We’ve gone straight through the looking glass into lala land and the big grins on the anti-existence gangsters are terrifying. Pearly-white harbingers of doom that strike fear with every flashbulb glint. And those black sharky little eyes. These people never blink. Watch them. They never blink.
I don’t give a shit who you vote for or what you believe. I’d just prefer not to catch the death-flu 3000 and keel over before getting to spend quality time with my newborn son playing Super Mario Bros. and watching basketball games.
So yeah, the wave of the collective insanity of this place I call home really hit today. It hit as I looked into those bright blue eyes of this boy who just loves to smile at me, smile at the groundhogs outside, the muppets on TV, his beautiful mama, the birds on the patio, and just about everything in-between. If saying time out on all of us going to Applebee’s for a few months to sort this out makes me some kind of radical, then so be it.
I don’t want to live forever, and I sure as hell don’t want to live in fear. But there’s a huge difference between overreacting to a hyped up threat and, like, simply stepping inside when a tornado is coming. But alas. The arguments.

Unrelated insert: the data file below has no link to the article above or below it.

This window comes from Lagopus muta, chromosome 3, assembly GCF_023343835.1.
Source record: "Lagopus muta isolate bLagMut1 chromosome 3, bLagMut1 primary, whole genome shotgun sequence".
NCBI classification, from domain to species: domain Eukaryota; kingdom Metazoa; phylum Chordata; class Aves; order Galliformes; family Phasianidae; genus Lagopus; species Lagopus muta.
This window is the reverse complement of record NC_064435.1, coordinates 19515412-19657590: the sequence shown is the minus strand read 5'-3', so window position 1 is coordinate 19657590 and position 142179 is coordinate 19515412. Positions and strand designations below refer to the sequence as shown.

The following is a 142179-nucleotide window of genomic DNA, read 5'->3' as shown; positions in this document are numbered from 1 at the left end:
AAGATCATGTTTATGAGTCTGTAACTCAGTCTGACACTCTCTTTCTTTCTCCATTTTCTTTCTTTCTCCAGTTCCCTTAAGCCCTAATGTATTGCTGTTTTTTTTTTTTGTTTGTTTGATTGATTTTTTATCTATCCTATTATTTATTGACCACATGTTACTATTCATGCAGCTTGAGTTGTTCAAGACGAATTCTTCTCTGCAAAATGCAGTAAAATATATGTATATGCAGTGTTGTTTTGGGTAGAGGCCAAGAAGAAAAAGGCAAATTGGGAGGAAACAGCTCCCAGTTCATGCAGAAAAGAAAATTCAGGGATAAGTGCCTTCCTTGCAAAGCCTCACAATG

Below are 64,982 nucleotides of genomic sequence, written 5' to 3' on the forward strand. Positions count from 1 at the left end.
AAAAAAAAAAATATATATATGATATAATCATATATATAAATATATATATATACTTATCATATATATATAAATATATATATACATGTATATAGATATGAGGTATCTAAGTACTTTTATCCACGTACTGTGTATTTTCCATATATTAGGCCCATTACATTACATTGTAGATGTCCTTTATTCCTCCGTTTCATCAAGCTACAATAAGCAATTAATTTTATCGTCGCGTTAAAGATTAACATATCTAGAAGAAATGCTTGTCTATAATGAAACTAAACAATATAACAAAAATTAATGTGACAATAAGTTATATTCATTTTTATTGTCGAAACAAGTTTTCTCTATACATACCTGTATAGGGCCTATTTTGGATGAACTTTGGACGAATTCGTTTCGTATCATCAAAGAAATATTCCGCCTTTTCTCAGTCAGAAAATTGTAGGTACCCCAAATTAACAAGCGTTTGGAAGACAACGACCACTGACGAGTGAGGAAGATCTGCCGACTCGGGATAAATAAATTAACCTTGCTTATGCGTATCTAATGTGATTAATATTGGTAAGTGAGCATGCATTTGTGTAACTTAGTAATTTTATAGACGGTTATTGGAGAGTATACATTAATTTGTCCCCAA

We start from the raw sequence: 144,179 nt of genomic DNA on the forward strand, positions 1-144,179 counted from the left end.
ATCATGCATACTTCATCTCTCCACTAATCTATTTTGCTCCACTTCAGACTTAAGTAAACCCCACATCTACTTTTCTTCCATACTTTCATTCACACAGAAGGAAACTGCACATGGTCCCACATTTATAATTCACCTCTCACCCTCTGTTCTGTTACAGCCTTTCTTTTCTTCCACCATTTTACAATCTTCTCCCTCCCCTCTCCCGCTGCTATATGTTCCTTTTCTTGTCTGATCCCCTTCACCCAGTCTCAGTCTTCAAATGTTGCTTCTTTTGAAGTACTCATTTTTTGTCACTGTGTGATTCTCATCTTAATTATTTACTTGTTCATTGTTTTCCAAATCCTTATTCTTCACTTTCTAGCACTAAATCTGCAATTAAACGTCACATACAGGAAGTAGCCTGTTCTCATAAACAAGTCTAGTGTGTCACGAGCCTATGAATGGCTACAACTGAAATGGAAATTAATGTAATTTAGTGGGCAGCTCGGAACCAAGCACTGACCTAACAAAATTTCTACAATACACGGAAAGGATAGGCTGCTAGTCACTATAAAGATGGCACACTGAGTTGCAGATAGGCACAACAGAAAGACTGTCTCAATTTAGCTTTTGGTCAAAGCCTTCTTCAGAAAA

Everyone’s an expert now, of course. We’re all armed with the latest primo memes, the choicest intelligence briefings provided by flicks through Twitter or disjointed paragraphs on Facebook. A sassy statement paired with a Minion picture? Now we’re talking. Take that, Socrates.
At some point about hundred years ago, my ancestors licked their index fingers and held them aloft to the sky with feet firmly placed on the ground in the bowels of Eastern Europe. They didn’t like the way the wind felt then, and they hauled their entire existence across the globe to work in zinc mines and delis and god knows what else. Somehow, they made that call. There’s no evidence they disliked their homes or were anti-Russian or anti-Czech or anti-Austrian.
I think a lot about that choice. That day. It was a moment, you know? What did my great-grandfather have for breakfast on the day he decided he had to go- the jig was up. “I gotta leave,” he thought, in Russian.
What a choice to have to make. What a conclusion to land on. Solid as a slab of granite. To me, that’s no casual thing. I’m a homebody. The thought of going to a grocery store in a different zip code gives me palpitations. So I’m fascinated by this- that my entire genetic line jump on ships and left it all behind, forever.
I look at my son and it all starts to makes some more sense. That’s why they did it. Their families, and the future- which somehow leads to me, you, us. We don’t listen to our ancestors enough in the West. We’re quick to reinvent each generation. But they’re right there waiting to tell us “Watch your step, that tripped me up too.”
The canaries are squawking and feathers are flying out of the cages. It’s getting real tough to ignore, although the incessant nightly fireworks going off in the streets has almost been a distraction.
The kid crosses the halfway mark, and tomorrow he begins the march to the big 1 year-old milestone. It’s impossible to predict what will be going on outside our door six months from now. I don’t even know what to expect six hours from now. But I just want him to have a place where he can laugh, and smile, and maybe get a decent breakfast. Dare to keep the dream alive.